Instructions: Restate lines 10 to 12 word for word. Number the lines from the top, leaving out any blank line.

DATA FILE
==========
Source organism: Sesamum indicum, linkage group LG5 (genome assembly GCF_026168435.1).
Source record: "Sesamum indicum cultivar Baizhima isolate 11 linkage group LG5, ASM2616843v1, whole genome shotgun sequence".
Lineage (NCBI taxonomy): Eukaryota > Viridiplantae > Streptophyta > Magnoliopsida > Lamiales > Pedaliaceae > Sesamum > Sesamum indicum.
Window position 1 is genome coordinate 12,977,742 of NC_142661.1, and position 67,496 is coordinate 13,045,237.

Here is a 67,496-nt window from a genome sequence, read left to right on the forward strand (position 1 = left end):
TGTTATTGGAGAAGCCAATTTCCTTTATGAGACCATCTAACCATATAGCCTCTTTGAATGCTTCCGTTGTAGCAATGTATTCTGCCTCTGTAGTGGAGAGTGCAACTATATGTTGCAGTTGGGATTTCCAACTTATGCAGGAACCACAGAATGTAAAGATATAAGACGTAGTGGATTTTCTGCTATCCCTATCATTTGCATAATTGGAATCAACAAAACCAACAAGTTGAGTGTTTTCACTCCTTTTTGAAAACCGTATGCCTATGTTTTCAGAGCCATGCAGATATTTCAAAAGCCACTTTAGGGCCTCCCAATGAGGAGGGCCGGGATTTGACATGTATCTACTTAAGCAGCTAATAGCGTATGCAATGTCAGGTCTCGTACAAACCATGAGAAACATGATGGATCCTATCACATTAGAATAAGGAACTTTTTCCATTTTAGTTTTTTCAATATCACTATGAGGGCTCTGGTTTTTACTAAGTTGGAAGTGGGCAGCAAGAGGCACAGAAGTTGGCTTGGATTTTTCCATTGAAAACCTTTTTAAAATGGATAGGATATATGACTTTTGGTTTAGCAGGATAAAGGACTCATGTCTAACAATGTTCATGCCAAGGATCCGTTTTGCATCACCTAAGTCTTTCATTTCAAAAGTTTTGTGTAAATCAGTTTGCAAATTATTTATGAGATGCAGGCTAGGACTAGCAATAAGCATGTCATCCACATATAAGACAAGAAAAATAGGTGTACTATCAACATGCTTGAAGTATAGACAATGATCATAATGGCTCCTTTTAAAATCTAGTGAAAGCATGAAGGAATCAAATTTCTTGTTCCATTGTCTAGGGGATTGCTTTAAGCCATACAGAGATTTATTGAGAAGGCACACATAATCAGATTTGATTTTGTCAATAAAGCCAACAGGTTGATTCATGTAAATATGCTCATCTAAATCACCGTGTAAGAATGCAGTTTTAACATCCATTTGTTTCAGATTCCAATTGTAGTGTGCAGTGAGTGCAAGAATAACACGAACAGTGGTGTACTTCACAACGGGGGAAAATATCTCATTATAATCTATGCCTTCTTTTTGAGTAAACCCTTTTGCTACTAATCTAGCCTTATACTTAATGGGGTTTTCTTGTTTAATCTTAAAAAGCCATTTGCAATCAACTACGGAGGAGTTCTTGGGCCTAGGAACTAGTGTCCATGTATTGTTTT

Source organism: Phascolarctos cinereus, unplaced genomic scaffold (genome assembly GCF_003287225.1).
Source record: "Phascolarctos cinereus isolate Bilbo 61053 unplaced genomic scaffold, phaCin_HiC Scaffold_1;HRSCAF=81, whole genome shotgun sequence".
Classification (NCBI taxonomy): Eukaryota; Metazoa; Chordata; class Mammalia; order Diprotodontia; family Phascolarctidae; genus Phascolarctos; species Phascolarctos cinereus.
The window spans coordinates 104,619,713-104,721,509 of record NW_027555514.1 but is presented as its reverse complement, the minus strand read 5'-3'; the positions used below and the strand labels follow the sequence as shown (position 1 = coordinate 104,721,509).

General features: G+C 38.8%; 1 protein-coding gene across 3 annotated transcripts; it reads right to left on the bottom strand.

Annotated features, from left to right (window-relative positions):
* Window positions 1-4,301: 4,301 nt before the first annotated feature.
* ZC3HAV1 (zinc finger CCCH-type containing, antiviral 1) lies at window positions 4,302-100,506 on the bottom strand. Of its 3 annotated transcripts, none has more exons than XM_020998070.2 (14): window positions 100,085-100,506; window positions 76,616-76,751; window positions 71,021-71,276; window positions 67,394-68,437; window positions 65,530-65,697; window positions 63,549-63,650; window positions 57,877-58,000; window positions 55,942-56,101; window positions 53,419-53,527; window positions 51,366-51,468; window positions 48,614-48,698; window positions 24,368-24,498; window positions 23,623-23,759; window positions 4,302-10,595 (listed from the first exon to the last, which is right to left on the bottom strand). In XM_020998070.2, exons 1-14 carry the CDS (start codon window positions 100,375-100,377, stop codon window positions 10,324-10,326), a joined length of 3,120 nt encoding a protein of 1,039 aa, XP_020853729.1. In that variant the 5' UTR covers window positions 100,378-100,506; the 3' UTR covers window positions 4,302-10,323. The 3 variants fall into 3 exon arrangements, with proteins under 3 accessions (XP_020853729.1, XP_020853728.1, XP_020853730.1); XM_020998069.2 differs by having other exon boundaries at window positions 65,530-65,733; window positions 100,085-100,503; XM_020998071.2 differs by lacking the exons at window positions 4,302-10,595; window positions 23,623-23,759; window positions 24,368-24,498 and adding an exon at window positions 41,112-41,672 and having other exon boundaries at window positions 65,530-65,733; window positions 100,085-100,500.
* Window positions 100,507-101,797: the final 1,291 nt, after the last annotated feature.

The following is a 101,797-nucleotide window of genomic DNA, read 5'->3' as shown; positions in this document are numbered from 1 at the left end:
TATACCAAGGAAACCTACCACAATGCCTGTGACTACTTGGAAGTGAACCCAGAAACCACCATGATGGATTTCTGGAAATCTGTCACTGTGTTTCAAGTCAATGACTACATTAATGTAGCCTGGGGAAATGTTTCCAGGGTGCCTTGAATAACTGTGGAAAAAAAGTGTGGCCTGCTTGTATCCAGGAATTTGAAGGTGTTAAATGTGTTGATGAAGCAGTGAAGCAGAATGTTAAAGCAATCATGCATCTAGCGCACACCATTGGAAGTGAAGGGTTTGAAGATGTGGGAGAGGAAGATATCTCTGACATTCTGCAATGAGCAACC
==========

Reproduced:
The window spans coordinates 104,619,713-104,721,509 of record NW_027555514.1 but is presented as its reverse complement, the minus strand read 5'-3'; the positions used below and the strand labels follow the sequence as shown (position 1 = coordinate 104,721,509).

General features: G+C 38.8%; 1 protein-coding gene across 3 annotated transcripts; it reads right to left on the bottom strand.

Annotated features, from left to right (window-relative positions):